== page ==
imagery. However, to establish that imaginal processing was, in fact, the cause of any observed effects, manipulation and process checks are required. Several issues arise in this regard. Some researchers have argued that imagery may not be adequately captured through written responses, as sensory experiences may be difficult to verbalize (Morris & Hampson, 1983). Further, all retrospective measures (be they written responses or scales) are criticized on the grounds that they measure only respondents' memory for images and not the images themselves. On the other hand, concurrent measures interrupt subjects while they are engaged in imaginal processing. Researchers also need to be sensitive to the issue of demand effects while constructing their manipulation and process check measures. In other words, the measures should not lead subjects to falsely indicate that they engaged in imagery simply in order to provide an “acceptable” response. Thus, an important avenue for future research is the development of more refined and nonintrusive measurement techniques to obtain evidence of imaginal processing.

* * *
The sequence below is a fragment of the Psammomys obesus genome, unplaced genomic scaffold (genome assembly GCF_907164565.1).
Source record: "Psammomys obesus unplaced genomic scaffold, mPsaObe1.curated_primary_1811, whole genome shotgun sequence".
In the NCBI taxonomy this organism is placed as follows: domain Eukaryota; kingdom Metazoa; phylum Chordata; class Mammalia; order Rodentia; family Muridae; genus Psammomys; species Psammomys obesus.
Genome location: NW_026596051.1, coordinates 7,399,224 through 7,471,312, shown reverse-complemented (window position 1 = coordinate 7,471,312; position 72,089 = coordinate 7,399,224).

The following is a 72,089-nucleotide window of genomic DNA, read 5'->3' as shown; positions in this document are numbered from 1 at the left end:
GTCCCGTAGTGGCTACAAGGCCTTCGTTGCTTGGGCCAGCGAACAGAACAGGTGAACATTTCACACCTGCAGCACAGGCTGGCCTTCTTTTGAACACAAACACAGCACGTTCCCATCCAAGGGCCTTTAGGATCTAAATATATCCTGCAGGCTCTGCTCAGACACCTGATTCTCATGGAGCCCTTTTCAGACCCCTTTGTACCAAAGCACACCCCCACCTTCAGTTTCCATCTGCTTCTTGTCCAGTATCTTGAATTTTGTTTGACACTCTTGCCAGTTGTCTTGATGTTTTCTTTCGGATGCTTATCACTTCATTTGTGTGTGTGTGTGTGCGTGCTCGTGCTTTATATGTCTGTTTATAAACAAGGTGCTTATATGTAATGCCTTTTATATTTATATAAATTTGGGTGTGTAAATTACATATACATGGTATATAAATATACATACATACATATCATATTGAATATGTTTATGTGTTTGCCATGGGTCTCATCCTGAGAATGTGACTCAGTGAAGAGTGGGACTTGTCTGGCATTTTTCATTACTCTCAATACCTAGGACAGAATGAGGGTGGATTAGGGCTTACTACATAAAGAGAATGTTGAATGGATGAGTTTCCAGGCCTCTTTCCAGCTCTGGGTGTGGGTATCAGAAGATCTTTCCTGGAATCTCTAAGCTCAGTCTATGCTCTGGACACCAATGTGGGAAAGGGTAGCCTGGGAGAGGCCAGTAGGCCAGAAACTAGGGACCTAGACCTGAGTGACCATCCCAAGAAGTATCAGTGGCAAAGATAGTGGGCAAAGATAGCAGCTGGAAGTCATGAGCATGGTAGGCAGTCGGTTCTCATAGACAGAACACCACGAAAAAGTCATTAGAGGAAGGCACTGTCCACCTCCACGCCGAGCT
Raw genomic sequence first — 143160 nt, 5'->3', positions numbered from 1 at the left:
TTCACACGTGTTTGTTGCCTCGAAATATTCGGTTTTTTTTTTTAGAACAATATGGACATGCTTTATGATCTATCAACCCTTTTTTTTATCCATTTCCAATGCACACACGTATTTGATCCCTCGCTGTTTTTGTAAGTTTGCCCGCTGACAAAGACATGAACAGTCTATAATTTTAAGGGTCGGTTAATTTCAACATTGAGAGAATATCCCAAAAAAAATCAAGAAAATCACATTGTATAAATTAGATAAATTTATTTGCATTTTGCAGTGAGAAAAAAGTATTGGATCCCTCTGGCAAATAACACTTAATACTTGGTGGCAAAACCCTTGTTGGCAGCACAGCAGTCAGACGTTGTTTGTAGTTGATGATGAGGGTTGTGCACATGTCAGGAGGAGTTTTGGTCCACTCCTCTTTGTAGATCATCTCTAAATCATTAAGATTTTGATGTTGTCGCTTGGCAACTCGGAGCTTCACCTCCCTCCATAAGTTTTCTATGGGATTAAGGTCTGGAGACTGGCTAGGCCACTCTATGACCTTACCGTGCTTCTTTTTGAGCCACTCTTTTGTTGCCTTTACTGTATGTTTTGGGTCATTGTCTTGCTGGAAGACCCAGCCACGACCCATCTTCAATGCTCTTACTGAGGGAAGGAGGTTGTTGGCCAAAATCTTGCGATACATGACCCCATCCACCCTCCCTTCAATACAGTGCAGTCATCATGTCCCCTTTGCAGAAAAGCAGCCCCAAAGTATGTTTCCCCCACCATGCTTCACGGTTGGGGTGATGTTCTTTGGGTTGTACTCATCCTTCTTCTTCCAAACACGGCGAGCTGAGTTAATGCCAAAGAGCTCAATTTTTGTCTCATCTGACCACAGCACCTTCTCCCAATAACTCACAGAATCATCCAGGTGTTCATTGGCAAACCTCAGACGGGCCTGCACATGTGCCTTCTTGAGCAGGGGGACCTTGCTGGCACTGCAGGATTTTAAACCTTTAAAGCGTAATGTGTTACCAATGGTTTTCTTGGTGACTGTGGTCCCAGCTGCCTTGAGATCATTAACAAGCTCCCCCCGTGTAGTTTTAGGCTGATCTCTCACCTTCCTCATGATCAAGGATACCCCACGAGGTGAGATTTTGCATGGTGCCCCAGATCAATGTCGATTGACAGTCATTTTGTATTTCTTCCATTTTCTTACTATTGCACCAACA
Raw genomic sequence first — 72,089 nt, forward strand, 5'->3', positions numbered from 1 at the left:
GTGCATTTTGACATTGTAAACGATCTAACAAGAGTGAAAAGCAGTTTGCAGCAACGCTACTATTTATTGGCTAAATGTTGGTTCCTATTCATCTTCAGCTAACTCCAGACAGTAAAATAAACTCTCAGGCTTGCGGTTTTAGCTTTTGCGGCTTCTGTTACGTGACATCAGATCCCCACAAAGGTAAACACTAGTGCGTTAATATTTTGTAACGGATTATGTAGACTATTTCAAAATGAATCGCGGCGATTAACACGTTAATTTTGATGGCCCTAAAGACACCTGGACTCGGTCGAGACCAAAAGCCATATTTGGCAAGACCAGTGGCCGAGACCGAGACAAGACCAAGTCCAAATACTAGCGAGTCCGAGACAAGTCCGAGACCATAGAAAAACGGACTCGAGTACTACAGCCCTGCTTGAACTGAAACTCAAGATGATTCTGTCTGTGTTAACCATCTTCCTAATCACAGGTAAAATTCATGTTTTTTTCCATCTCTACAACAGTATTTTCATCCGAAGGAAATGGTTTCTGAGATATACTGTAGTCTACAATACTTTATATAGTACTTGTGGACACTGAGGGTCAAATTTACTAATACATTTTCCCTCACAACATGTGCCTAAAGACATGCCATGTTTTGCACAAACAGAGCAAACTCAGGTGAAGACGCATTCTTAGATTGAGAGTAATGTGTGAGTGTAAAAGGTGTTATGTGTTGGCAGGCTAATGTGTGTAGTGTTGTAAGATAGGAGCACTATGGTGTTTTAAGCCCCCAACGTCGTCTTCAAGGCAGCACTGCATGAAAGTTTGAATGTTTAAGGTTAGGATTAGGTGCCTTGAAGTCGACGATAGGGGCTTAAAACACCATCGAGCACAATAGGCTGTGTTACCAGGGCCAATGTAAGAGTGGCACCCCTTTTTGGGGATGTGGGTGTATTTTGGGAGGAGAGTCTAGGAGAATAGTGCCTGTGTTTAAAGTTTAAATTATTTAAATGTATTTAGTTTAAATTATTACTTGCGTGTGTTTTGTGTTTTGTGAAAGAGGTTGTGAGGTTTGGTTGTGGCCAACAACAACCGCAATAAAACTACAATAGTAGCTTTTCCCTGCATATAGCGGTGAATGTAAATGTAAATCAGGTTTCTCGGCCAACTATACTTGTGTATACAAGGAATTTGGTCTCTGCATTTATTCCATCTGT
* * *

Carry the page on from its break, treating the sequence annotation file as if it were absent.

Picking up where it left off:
The purpose of this chapter was to review and reconcile the body of evidence relating to the role of imagery instructions in persuasion. We began by clarifying the concepts of mental imagery and imagery instructions and exploring the mechanisms implicated in their use. We then described the inconsistent findings regarding the impact of imagery instructions and identified circumstances under which instructions to imagine might be persuasive. Thus, we explored various issues in the provision of the instructions that might influence their capacity to enhance persuasion. We also suggested that imagery instructions might be persuasive in conjunction with other imagery-eliciting strategies or facilitating factors. Finally, we discussed some issues relating to the measurement of mental imagery evoked through instructions to imagine. In each section, we described relevant findings from a recent study and identified possible avenues for future research in the area.